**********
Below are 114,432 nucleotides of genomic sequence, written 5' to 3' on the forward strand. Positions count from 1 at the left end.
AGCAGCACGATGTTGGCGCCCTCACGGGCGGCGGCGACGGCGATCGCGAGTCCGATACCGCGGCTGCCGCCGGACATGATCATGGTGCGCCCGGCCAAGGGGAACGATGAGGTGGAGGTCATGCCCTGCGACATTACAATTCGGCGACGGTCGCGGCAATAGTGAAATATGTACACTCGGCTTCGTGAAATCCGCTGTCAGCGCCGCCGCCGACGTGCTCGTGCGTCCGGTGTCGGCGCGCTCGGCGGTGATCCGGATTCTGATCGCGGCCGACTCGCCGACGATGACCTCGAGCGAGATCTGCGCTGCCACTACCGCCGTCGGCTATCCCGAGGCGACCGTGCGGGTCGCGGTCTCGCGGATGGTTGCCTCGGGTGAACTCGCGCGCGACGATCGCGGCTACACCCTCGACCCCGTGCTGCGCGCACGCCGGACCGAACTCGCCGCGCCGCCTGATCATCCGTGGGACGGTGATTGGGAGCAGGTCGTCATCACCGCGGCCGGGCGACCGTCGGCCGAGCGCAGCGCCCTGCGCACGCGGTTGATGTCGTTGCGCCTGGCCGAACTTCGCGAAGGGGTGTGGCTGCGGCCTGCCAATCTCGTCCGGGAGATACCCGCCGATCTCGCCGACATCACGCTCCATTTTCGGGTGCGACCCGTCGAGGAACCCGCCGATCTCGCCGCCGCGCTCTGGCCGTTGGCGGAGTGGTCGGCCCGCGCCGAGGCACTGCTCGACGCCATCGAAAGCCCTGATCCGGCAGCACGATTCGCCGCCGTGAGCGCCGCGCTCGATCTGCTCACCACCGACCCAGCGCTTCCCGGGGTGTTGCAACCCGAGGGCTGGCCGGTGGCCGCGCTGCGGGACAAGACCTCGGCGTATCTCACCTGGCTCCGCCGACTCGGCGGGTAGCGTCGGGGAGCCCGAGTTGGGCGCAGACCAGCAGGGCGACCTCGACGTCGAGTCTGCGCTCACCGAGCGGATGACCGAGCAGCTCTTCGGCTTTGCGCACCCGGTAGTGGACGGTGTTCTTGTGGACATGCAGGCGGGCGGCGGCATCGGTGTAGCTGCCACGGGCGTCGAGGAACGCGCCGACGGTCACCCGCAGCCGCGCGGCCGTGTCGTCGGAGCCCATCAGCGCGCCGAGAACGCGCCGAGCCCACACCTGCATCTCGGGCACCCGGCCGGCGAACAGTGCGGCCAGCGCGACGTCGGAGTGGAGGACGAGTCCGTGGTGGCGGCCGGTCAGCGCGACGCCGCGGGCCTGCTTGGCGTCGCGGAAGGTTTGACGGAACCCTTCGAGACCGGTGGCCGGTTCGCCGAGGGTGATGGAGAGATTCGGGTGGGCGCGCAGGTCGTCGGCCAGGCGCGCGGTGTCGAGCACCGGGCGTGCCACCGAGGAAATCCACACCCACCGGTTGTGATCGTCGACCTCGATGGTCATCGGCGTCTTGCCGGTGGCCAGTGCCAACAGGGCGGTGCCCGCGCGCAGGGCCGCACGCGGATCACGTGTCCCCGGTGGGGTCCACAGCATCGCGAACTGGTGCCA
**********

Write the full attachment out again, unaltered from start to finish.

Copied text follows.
Below are 114,432 nucleotides of genomic sequence, written 5' to 3' on the forward strand. Positions count from 1 at the left end.
AGCAGCACGATGTTGGCGCCCTCACGGGCGGCGGCGACGGCGATCGCGAGTCCGATACCGCGGCTGCCGCCGGACATGATCATGGTGCGCCCGGCCAAGGGGAACGATGAGGTGGAGGTCATGCCCTGCGACATTACAATTCGGCGACGGTCGCGGCAATAGTGAAATATGTACACTCGGCTTCGTGAAATCCGCTGTCAGCGCCGCCGCCGACGTGCTCGTGCGTCCGGTGTCGGCGCGCTCGGCGGTGATCCGGATTCTGATCGCGGCCGACTCGCCGACGATGACCTCGAGCGAGATCTGCGCTGCCACTACCGCCGTCGGCTATCCCGAGGCGACCGTGCGGGTCGCGGTCTCGCGGATGGTTGCCTCGGGTGAACTCGCGCGCGACGATCGCGGCTACACCCTCGACCCCGTGCTGCGCGCACGCCGGACCGAACTCGCCGCGCCGCCTGATCATCCGTGGGACGGTGATTGGGAGCAGGTCGTCATCACCGCGGCCGGGCGACCGTCGGCCGAGCGCAGCGCCCTGCGCACGCGGTTGATGTCGTTGCGCCTGGCCGAACTTCGCGAAGGGGTGTGGCTGCGGCCTGCCAATCTCGTCCGGGAGATACCCGCCGATCTCGCCGACATCACGCTCCATTTTCGGGTGCGACCCGTCGAGGAACCCGCCGATCTCGCCGCCGCGCTCTGGCCGTTGGCGGAGTGGTCGGCCCGCGCCGAGGCACTGCTCGACGCCATCGAAAGCCCTGATCCGGCAGCACGATTCGCCGCCGTGAGCGCCGCGCTCGATCTGCTCACCACCGACCCAGCGCTTCCCGGGGTGTTGCAACCCGAGGGCTGGCCGGTGGCCGCGCTGCGGGACAAGACCTCGGCGTATCTCACCTGGCTCCGCCGACTCGGCGGGTAGCGTCGGGGAGCCCGAGTTGGGCGCAGACCAGCAGGGCGACCTCGACGTCGAGTCTGCGCTCACCGAGCGGATGACCGAGCAGCTCTTCGGCTTTGCGCACCCGGTAGTGGACGGTGTTCTTGTGGACATGCAGGCGGGCGGCGGCATCGGTGTAGCTGCCACGGGCGTCGAGGAACGCGCCGACGGTCACCCGCAGCCGCGCGGCCGTGTCGTCGGAGCCCATCAGCGCGCCGAGAACGCGCCGAGCCCACACCTGCATCTCGGGCACCCGGCCGGCGAACAGTGCGGCCAGCGCGACGTCGGAGTGGAGGACGAGTCCGTGGTGGCGGCCGGTCAGCGCGACGCCGCGGGCCTGCTTGGCGTCGCGGAAGGTTTGACGGAACCCTTCGAGACCGGTGGCCGGTTCGCCGAGGGTGATGGAGAGATTCGGGTGGGCGCGCAGGTCGTCGGCCAGGCGCGCGGTGTCGAGCACCGGGCGTGCCACCGAGGAAATCCACACCCACCGGTTGTGATCGTCGACCTCGATGGTCATCGGCGTCTTGCCGGTGGCCAGTGCCAACAGGGCGGTGCCCGCGCGCAGGGCCGCACGCGGATCACGTGTCCCCGGTGGGGTCCACAGCATCGCGAACTGGTGCCA